An analysis of five decades’ worth of figures found that climate change is altering the timing of river flooding across Europe.
The results, published in the journal Science, reveal that rivers are flooding earlier in the spring in the western and north eastern parts of the continent, and later in the season around the North Sea and some sectors of the Mediterranean coast.
River flooding affects more people worldwide than any other natural hazard.
Professor Günter Blöschl, of Vienna University of Technology in Austria, and his colleagues analysed data collected from more than 4,200 hydrometric stations in 38 European countries between 1960 and 2010.
They also compared rainfall, soil moisture and temperature figures to explore potential drivers of flood changes.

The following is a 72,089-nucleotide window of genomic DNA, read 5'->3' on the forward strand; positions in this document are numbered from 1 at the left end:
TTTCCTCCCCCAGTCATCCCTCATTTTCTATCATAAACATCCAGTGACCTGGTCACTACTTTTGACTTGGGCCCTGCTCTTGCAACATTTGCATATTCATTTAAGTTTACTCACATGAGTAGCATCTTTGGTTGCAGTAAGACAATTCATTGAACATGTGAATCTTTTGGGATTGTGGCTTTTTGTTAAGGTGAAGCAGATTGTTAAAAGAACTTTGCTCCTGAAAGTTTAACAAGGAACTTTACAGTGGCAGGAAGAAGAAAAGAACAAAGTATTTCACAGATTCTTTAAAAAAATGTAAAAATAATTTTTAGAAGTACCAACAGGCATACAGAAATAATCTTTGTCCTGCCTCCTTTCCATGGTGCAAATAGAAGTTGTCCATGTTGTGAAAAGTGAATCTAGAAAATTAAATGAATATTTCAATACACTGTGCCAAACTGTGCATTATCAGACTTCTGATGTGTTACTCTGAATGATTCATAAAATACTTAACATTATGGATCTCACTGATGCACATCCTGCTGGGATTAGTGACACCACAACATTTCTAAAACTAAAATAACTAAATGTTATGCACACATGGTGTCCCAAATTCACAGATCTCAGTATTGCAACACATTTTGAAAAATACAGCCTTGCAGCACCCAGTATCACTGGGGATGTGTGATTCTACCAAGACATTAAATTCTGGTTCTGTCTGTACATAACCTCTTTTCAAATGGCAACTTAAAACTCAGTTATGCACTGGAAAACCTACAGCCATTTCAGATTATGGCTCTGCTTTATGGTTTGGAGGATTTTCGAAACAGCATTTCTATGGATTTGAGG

Prof Blöschl said: “The most substantial changes occurred in western Europe along the North Atlantic coast from Portugal to England, where 50 per cent of the stations recorded a shift toward earlier floods by at least 15 days over the 50-year period.”
The researchers attributed the shift largely to the nature of soil – in particular, its ability to retain moisture – in the region.
Prof Blöschl said: “Nearly all stations in north eastern Europe recorded a shift to earlier flooding as well, with about half finding the shift to exceed eight days; these changes are largely due to increases in snowmelt that occur in a warmer climate.
“Around the North Sea, about half of the stations recorded a shift toward later flooding by more than eight days.”
Flooding expert Dr Louise Slater, of Loughborough University said of the findings: “Without adaptations, such changes in flood seasonality can profoundly affect agricultural yields, infrastructure safety and operation, hydropower production, water supplies, and water management.
“The study thus prompts important questions about flood predictability.”